Citizen Kane American Dream Analysis

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The United States of America is a big, powerful and wealthy country in the world. The division of class, individuality, religion, and race are but a few of the embellishments within the society. The blend of these numerous diversities is the crucial ingredient to the modern nation. America has been formed upon them, with that said the “average American”- have a single means in common; a single concept; a single goal; the American Dream. The Dream consists of a seemingly simple theory; success. Charles Foster Kane possessed everything that a materialistic man could dream to have: money, power, a successful career, women, and extravagant possessions some men would go to extremes lengths to have. Yet, Charles had it all. The most important ingredient…show more content…
As a child, Kane was happy as we see in the scene where he is playing in the snow outside the family’s home, even though his parents owned a boarding house they were categorized low class. But all that changed for Kane, when Thatcher took him from this low class lifestyle, and placed in what only seemed like the American dream, a luxurious life. Overtime he finds that those materialistic things don’t make him happy and the exchange of emotional security for financial security is ultimately displeasing. The American dream becomes indented for Kane. As he grows-up, he uses his wealth and power to build and buy his own happiness (love). His powerful status separates him from others throughout the years, and his life ends in loneliness at Xanadu. (Fig.2) The sad truth is when he is surrounded by nothing but his possessions, poor substitutions instead of his real friends/family that were once part of his life are nowhere to be found. (Fig, 1) (Citizen Kane,…show more content…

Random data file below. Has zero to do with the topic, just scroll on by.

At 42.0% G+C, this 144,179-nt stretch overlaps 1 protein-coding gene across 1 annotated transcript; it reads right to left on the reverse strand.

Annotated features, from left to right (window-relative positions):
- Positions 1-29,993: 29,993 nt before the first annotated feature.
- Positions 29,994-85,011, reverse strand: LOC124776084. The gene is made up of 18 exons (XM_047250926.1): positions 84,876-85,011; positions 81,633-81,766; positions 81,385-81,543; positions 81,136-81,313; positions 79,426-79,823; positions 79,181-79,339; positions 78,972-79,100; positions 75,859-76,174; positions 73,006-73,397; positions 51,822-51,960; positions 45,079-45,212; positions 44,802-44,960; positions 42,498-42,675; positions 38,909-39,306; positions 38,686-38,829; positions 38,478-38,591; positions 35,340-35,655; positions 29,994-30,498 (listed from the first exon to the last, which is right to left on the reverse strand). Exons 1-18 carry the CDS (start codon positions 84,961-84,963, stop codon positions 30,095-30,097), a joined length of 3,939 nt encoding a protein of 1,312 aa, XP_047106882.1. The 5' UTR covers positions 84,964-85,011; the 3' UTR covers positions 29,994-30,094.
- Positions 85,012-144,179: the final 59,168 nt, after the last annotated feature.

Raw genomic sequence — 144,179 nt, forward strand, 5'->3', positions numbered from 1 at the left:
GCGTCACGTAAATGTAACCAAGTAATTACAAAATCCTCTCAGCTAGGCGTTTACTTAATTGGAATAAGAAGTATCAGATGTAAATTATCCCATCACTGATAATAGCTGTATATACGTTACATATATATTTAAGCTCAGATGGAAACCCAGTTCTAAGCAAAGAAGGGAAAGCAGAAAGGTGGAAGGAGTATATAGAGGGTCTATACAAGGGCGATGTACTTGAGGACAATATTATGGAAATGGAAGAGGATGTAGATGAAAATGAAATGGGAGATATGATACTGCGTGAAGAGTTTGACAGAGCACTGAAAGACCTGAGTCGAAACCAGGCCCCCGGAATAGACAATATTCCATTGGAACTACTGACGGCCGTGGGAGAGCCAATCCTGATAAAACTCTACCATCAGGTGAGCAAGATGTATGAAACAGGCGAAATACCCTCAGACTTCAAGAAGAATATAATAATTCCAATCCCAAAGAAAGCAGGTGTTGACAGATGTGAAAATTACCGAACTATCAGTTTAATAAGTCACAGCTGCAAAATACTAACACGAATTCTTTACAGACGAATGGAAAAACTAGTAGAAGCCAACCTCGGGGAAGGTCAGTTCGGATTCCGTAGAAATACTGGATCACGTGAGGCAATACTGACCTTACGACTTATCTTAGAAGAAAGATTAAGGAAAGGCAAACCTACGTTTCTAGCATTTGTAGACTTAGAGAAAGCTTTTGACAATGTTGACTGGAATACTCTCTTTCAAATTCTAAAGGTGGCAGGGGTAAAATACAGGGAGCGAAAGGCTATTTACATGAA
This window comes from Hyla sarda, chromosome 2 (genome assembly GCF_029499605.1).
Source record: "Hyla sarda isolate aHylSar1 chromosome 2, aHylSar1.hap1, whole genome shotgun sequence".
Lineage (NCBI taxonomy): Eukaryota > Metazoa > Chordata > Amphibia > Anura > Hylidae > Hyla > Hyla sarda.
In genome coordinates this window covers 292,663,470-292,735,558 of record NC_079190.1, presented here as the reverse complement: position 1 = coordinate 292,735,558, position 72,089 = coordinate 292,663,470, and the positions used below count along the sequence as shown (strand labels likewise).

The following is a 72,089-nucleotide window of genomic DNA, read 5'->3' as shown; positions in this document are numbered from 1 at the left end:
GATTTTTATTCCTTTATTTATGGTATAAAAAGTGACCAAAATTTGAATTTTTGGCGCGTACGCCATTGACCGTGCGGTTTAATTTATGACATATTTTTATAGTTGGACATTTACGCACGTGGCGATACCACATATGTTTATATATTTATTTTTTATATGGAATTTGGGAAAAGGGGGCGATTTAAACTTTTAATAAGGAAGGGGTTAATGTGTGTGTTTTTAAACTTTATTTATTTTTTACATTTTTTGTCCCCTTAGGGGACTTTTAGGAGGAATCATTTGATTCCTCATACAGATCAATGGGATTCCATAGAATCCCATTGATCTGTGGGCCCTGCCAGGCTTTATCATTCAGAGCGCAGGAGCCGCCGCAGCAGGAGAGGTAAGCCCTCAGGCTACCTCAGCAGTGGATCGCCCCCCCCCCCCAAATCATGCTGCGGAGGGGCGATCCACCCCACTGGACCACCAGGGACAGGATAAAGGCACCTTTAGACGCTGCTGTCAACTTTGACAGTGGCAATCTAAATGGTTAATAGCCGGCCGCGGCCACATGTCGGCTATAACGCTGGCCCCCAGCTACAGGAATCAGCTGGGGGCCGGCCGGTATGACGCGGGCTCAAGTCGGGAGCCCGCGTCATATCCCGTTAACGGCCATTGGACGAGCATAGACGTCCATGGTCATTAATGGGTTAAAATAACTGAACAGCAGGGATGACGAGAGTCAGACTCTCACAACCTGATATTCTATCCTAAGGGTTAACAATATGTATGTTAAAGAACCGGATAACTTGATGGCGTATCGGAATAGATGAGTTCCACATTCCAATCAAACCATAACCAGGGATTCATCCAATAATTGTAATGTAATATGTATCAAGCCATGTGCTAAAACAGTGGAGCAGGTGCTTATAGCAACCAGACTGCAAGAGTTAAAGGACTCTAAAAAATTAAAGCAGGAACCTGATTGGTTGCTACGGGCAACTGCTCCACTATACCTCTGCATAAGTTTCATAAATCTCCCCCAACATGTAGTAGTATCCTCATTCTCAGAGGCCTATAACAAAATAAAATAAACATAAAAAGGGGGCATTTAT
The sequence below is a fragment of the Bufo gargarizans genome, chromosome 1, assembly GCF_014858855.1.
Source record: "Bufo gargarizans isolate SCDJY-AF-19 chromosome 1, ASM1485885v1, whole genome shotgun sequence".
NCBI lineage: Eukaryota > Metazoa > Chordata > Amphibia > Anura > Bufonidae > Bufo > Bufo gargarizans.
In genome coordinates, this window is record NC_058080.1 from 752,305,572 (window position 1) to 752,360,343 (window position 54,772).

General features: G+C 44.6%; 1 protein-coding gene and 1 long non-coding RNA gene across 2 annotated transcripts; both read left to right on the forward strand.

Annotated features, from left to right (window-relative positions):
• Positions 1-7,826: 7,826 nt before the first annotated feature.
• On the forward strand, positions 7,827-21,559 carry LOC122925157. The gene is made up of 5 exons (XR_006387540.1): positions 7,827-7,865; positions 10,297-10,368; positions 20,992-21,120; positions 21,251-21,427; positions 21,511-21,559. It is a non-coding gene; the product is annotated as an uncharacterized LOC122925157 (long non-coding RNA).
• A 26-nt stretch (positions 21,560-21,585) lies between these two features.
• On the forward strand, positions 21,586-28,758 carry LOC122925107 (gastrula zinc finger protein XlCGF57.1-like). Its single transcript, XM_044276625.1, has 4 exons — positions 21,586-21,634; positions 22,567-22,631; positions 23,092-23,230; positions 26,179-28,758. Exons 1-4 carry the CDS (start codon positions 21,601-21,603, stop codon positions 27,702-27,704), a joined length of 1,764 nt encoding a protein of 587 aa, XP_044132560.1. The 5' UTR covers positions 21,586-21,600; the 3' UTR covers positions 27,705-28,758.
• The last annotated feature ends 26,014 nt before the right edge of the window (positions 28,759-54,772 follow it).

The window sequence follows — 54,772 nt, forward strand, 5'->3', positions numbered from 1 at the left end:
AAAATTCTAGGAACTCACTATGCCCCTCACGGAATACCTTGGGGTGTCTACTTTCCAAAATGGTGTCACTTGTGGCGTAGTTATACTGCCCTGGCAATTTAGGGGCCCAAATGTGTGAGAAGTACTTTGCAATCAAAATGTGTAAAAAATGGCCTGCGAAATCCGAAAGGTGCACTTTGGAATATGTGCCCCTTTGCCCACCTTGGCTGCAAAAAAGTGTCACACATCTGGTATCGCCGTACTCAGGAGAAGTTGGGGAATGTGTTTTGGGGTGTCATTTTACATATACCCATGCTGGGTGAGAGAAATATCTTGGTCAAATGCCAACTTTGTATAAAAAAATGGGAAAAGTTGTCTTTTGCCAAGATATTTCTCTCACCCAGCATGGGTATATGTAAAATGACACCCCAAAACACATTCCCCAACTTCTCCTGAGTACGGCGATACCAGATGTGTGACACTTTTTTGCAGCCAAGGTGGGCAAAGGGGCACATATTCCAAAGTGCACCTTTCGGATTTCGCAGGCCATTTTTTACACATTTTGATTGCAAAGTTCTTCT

Bernstein, one of the most unreliable narrators, gives the first significant reference to memories when he tells the reporter Thompson, “it’s surprising what a man remembers.” His memories of Kane are illustrated by his intense fondness for him. Thompson later meets with Leland, who is obviously suffering from the effects of old age. Also claimed that he couldn’t remember the name of Kane’s estate (Xanadu). This lapse in memory maybe pretense, but it nonetheless casts a shadow of doubt on the reliability of Leland’s memories. Susan Alexander reflects back on her life with Kane through an alcoholic haze, which negatively affects the truth of her memories also. These inaccurate recollections are all that remain of Kane, a man who was once so powerful. Yet, this comes to show that no matter how monumental ones achievements and success maybe in life, even a man like Kane will eventually be forgotten, because when one leaves this life, all that’s left behind is the memories. (A.Bazin,
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